THIS SEASON'S presidential hopefuls have enjoyed attacking Congress for its meanness. In one area, however, they could usefully assail it for generosity. Last month a bipartisan majority voted through $8.7 billion worth of emergency farm aid, and now there are signs that federal subsidies for crop insurance may be doubled to $3 billion a year. Congress needs to get a grip on its farm spending. And candidates seeking budget savings to pay for health or other worthwhile programs should take a look at agriculture.
Federal support for farmers began in the 1930s, when the average income of farm families was one-third of the national average, and so the need for help was real. These days, however, that need is less obvious: The average farm income is the same as the national one. Admittedly, the Department of Agriculture worries about 150,000 "limited resource" farmers who make on average less than $10,000 a year. But federal support barely touches these deserving cases, because subsidies are allocated to farmers based on the amount of land they farm.
If the subsidized farmers are not poor, what is the "crisis" that so upsets Congress? The usual answer is that small farmers are going out of business in huge numbers. But in the five years to 1998, the number of farms declined by a mere 10,000, or half of one percent of the total. Some of the failed farms employed more than one person, others were run by a single part-timer: All in all, the closure of 10,000 farms probably represents about 10,000 job losses. Over the same five-year period, the clothing and textile industry has shed 400,000 jobs.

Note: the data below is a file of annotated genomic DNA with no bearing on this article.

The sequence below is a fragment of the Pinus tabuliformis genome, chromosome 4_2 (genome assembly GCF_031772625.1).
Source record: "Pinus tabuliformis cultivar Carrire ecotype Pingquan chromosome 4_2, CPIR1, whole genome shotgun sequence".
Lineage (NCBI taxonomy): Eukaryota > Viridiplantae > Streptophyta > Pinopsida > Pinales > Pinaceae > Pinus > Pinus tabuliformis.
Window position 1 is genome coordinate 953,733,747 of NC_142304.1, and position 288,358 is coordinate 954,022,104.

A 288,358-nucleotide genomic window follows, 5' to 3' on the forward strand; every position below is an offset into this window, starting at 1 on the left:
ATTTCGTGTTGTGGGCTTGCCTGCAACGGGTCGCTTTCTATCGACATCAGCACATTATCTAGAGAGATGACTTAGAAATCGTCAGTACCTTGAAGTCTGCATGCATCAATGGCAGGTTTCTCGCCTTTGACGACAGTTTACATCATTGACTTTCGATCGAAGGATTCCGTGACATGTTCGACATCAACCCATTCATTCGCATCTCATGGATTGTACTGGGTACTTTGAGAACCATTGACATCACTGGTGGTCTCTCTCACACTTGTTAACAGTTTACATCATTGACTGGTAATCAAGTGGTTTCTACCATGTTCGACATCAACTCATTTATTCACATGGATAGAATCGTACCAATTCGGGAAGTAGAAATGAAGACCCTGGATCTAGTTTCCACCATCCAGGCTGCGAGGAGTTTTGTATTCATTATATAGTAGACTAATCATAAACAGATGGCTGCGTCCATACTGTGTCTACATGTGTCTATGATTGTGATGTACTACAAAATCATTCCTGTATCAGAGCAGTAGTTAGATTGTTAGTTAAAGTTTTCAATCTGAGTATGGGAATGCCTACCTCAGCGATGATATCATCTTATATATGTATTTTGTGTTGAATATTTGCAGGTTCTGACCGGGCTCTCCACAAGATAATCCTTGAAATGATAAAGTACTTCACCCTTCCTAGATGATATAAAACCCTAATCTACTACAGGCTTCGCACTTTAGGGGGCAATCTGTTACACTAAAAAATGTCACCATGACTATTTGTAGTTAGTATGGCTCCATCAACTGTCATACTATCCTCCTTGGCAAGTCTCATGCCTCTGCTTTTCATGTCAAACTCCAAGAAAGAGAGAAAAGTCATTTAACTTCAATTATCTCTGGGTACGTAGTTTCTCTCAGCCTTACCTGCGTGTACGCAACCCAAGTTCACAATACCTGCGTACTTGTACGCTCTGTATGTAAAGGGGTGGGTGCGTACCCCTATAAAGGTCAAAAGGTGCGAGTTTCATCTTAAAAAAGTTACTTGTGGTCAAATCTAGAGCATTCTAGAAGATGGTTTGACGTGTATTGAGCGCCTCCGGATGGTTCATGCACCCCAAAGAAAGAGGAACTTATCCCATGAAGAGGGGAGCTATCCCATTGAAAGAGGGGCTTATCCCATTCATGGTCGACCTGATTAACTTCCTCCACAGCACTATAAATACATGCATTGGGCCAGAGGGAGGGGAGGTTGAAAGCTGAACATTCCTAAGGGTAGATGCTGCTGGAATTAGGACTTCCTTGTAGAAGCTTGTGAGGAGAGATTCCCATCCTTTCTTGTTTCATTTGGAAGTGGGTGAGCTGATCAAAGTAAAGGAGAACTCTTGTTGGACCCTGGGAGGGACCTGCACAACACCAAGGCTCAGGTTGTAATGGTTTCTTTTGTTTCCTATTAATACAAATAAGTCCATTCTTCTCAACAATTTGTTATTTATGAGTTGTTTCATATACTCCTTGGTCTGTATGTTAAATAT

The onus is therefore on supporters of agricultural subsidies to explain why farmers deserve assistance. They can fairly argue that there is a public interest -- one shared by both consumers and farmers -- in smoothing swings in food prices. This interest justifies careful countercyclical aid; it does not justify massive ad hoc bailouts. Unfortunately, the farm reform act passed in 1996, in the course of phasing down subsidies, destroyed the old countercyclical mechanisms. Congress must now summon the courage to admit that it went too far in the right direction and recreate a less expensive version of the old policy.
It must also stop pretending that the bankruptcy of small farms is a crisis demanding federal remedy. Technological change is bound to force consolidation in agriculture. The right focus for public policy is to help money-losing farmers with relocation and training grants, not to fight natural attrition. Otherwise, Congress cedes the initiative to the presidential campaign. The candidate who takes on the farm lobby will deserve the gratitude of voters. He will also save money in the long run, which will make his other spending priorities more credible.